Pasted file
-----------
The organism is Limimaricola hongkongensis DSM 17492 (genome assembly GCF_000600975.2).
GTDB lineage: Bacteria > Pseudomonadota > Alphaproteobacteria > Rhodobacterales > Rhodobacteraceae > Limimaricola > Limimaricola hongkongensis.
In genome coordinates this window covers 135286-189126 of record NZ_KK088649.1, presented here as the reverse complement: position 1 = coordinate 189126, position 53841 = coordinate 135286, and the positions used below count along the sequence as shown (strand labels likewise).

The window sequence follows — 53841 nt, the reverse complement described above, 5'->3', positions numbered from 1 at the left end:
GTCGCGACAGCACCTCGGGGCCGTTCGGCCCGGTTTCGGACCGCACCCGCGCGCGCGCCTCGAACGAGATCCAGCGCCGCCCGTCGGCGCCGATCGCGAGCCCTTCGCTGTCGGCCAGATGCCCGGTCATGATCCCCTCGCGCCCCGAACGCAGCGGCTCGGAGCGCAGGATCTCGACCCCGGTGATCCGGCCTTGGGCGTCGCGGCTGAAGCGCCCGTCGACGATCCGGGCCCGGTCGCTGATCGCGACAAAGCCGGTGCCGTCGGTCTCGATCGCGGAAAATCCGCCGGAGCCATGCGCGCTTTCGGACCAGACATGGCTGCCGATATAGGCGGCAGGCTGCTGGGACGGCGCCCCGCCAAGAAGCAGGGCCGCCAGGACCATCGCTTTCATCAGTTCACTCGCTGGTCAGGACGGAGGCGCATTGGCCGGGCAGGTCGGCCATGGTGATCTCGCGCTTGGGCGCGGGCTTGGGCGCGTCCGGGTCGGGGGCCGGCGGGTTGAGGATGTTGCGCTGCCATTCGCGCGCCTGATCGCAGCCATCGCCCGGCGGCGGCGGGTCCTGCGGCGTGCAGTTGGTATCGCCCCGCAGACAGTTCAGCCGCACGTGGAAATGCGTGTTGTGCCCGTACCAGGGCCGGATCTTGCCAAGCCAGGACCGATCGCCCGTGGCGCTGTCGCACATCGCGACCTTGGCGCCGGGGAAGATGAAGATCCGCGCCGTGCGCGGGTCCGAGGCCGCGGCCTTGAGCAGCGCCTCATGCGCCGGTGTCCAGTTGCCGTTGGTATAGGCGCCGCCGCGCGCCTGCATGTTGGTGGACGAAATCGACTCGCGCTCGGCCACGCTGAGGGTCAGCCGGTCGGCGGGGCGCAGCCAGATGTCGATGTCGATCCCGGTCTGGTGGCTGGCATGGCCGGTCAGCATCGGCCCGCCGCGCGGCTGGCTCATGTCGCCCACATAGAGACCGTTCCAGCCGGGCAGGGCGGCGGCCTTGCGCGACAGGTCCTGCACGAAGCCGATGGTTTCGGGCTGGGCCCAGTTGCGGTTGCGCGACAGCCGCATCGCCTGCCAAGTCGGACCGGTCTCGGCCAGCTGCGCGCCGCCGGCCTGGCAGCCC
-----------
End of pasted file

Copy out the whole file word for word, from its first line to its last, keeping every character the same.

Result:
The organism is Limimaricola hongkongensis DSM 17492 (genome assembly GCF_000600975.2).
GTDB lineage: Bacteria > Pseudomonadota > Alphaproteobacteria > Rhodobacterales > Rhodobacteraceae > Limimaricola > Limimaricola hongkongensis.
In genome coordinates this window covers 135286-189126 of record NZ_KK088649.1, presented here as the reverse complement: position 1 = coordinate 189126, position 53841 = coordinate 135286, and the positions used below count along the sequence as shown (strand labels likewise).

The window sequence follows — 53841 nt, the reverse complement described above, 5'->3', positions numbered from 1 at the left end:
GTCGCGACAGCACCTCGGGGCCGTTCGGCCCGGTTTCGGACCGCACCCGCGCGCGCGCCTCGAACGAGATCCAGCGCCGCCCGTCGGCGCCGATCGCGAGCCCTTCGCTGTCGGCCAGATGCCCGGTCATGATCCCCTCGCGCCCCGAACGCAGCGGCTCGGAGCGCAGGATCTCGACCCCGGTGATCCGGCCTTGGGCGTCGCGGCTGAAGCGCCCGTCGACGATCCGGGCCCGGTCGCTGATCGCGACAAAGCCGGTGCCGTCGGTCTCGATCGCGGAAAATCCGCCGGAGCCATGCGCGCTTTCGGACCAGACATGGCTGCCGATATAGGCGGCAGGCTGCTGGGACGGCGCCCCGCCAAGAAGCAGGGCCGCCAGGACCATCGCTTTCATCAGTTCACTCGCTGGTCAGGACGGAGGCGCATTGGCCGGGCAGGTCGGCCATGGTGATCTCGCGCTTGGGCGCGGGCTTGGGCGCGTCCGGGTCGGGGGCCGGCGGGTTGAGGATGTTGCGCTGCCATTCGCGCGCCTGATCGCAGCCATCGCCCGGCGGCGGCGGGTCCTGCGGCGTGCAGTTGGTATCGCCCCGCAGACAGTTCAGCCGCACGTGGAAATGCGTGTTGTGCCCGTACCAGGGCCGGATCTTGCCAAGCCAGGACCGATCGCCCGTGGCGCTGTCGCACATCGCGACCTTGGCGCCGGGGAAGATGAAGATCCGCGCCGTGCGCGGGTCCGAGGCCGCGGCCTTGAGCAGCGCCTCATGCGCCGGTGTCCAGTTGCCGTTGGTATAGGCGCCGCCGCGCGCCTGCATGTTGGTGGACGAAATCGACTCGCGCTCGGCCACGCTGAGGGTCAGCCGGTCGGCGGGGCGCAGCCAGATGTCGATGTCGATCCCGGTCTGGTGGCTGGCATGGCCGGTCAGCATCGGCCCGCCGCGCGGCTGGCTCATGTCGCCCACATAGAGACCGTTCCAGCCGGGCAGGGCGGCGGCCTTGCGCGACAGGTCCTGCACGAAGCCGATGGTTTCGGGCTGGGCCCAGTTGCGGTTGCGCGACAGCCGCATCGCCTGCCAAGTCGGACCGGTCTCGGCCAGCTGCGCGCCGCCGGCCTGGCAGCCC